Stephen Urquhart (pictured), a Republican state senator in Utah, supported the death penalty until about a year ago, when a friend convinced him that capital punishment didn't fit his conservative beliefs. Now Urquhart sees the death penalty as inefficient, costly, and wrong and is the lead sponsor of a bill to repeal the state's death penalty. He said concerns about the cost of the death penalty and the risk of executing an innocent person changed his stance on the issue. In discussions with his colleagues in the legislature, he draws a distinction between, "the death penalty in reality and the death penalty in theory." He points out the lengthy time between the time a death sentence is imposed and when it is carried out, which he says victimizes families and leaves them with "scars that can never heal." He also points to the high cost of the death penalty, which he placed at "$1.6 million for every prisoner we execute." Then, he says, "for the clincher, I ask my conservative friends what they think government does extremely well. And then I ask them what they think government does perfectly. And they usually say, ‘It doesn't do anything perfectly.’ And then I ask, ‘Yet we’re going to give ourselves the godlike power over life and death?’" He also said that, increasingly, he has moral qualms about capital punishment: "I’m thinking that it’s wrong for government to be in business in killing its own citizens. That cheapens life." Described as a longshot to succeed this year, Urquhart's bill to prospectively repeal the death penalty passed Utah's Senate Judiciary Committee with bipartisan support in February on a vote of 5-2. The bill will face debate by the full Senate later in this legislative session.
On February 29, the U.S. Supreme Court heard oral argument in Williams v. Pennsylvania, a case challenging former Pennsylvania Supreme Court Chief Justice Ronald Castille's participation in the state's appeal of a death penalty case involving Terry Williams (pictured), whose capital prosecution Castille personally authorized in his earlier role as Philadelphia District Attorney. A lower court judge overturned Williams' death sentence in 2012 finding that Philadelphia prosecutors had withheld exculpatory evidence, including that Williams' victim had a history of molesting boys. That evidence would would have supported Williams' claim that he, too, had been sexually abused by the victim. That misconduct, which occured while Castille was District Attorney, was the central issue before the state Supreme Court in the state's appeal in Williams' case. The Pennsylvania Supreme Court reversed the lower court decision and reinstated Williams' death sentence. In an amicus brief filed by the Ethics Bureau at Yale Law School, Lawrence J. Fox wrote, "Judges who wear 'two hats' in the same case violate the requirement of judicial impartiality. Chief Justice Castille's conduct deeply undermined the integrity of the judicial proceedings and trampled any notion of due process for Mr. Williams." During today's argument, several Justices expressed concerns about Castille's participation. Justice Sonia Sotomayor said Castille should have recused himself from Williams' case because "he signed his name" on the authorization to seek the death penalty. Justice Anthony Kennedy said he did not think the passage of nearly 30 years between Williams' trial and his appeal lessened Castille's potential bias.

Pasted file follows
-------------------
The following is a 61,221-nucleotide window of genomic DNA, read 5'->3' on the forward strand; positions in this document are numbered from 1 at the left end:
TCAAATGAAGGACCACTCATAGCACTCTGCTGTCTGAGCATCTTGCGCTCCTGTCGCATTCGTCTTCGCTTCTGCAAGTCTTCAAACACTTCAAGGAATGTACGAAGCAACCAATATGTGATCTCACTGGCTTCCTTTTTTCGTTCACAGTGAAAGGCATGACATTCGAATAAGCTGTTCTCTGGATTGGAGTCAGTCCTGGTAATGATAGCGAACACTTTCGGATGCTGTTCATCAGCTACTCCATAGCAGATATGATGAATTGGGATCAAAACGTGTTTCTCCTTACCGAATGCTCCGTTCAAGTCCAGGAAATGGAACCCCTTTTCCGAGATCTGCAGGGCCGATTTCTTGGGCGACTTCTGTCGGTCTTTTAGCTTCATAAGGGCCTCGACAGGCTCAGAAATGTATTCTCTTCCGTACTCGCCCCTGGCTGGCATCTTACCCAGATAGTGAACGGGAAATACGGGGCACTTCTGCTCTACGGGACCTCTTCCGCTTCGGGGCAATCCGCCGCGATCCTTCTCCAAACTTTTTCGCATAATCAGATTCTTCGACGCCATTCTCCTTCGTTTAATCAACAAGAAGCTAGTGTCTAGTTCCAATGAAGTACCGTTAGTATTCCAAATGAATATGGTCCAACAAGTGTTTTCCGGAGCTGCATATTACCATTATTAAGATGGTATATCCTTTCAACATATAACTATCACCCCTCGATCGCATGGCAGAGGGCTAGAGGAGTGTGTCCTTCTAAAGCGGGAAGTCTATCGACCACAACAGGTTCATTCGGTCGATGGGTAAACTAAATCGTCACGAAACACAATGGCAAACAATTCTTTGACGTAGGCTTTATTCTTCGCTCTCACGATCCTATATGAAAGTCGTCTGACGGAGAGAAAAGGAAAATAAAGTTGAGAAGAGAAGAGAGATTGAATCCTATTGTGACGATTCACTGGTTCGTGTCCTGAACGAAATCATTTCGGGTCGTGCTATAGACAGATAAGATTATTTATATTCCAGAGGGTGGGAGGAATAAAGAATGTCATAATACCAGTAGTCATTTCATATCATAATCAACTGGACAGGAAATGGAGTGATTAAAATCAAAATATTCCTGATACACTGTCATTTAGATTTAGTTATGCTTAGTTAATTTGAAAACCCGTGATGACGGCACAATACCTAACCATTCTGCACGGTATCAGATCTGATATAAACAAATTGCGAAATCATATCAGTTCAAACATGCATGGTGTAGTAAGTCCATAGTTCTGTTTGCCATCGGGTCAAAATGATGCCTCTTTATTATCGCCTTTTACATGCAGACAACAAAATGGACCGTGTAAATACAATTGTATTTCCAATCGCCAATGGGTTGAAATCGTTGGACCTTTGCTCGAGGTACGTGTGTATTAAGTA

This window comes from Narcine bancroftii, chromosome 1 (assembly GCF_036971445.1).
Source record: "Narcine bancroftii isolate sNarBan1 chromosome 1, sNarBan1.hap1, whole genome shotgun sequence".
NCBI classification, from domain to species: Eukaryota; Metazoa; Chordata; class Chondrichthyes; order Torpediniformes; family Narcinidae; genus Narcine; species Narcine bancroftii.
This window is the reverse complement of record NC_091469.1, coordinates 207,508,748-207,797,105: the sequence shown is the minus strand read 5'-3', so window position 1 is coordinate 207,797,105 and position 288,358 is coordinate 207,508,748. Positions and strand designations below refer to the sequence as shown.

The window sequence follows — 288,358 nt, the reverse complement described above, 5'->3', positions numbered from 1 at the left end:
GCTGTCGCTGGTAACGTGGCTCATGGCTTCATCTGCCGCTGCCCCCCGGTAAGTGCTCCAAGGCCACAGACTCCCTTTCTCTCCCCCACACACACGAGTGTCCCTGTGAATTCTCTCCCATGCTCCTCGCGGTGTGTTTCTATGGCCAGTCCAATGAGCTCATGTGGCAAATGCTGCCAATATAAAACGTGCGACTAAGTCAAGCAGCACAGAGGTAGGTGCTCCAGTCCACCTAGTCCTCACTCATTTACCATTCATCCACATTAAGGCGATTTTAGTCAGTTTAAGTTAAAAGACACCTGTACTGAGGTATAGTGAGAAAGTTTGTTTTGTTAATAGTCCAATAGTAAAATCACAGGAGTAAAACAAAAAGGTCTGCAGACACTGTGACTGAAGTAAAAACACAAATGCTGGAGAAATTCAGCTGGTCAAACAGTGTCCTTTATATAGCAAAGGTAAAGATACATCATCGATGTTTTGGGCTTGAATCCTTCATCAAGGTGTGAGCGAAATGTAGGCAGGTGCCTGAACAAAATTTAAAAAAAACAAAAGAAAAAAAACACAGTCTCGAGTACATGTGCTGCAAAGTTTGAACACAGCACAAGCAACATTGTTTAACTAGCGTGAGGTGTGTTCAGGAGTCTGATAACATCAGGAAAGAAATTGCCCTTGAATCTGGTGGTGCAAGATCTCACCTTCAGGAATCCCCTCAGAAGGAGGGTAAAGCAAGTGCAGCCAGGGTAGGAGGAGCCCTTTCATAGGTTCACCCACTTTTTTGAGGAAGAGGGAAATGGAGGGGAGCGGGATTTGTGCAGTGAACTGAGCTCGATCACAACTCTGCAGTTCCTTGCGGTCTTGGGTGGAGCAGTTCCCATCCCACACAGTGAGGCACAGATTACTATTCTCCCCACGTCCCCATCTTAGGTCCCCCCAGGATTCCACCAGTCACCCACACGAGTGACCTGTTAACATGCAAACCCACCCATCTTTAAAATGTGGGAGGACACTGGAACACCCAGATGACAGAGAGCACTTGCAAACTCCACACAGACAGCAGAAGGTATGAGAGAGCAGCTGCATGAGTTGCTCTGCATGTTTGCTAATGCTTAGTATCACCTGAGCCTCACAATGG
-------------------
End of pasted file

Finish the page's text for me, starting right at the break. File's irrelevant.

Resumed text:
A Wake County North Carolina jury voted on February 22 to sentence capital defendant Travion Devonte Smith to life without parole, making Smith's case the sixth consecutive Wake County death penalty trial to end with a life sentence. Though Wake County was among the 2% of counties responsible for a majority of inmates on U.S. death rows as of 2013, the county has not produced any new death sentences since 2007. District Attorney Lorrin Freeman said that her office pursued the death penalty in Smith's case because of "the brutality of this murder." Yet the jury needed just one hour to conclude that the 38 mitigating factors offered by the defense - including Smith's troubled upbringing, abandonment by his mother, and lack of access to mental health treatment he had been diagnosed as needing - outweighed the two aggravating factors the prosecution presented. Defense attorney Jonathon Broun also argued to the jury that Smith's actions had been influenced by a charismatic, older and more culpable co-defendant, Ronald Anthony, and that Smith was "not even the worst of the worst when it comes to this tragic and heartbreaking crime." Prosecutors had permitted Anthony to plead guilty to first-degree murder in 2015 to avoid the death penalty. Freeman indicated that the jury verdicts in recent Wake County capital cases may be a signal for her office to reconsider pursuing the death penalty. The jury verdicts reflect larger national trends; in 2015, just 49 people were sentenced to death across the United States, a 40-year low that represents an 84% drop from the peak of 315 death sentences in 1996. Broun said, "We can punish people harshly and seriously for first-degree murder without using the death penalty."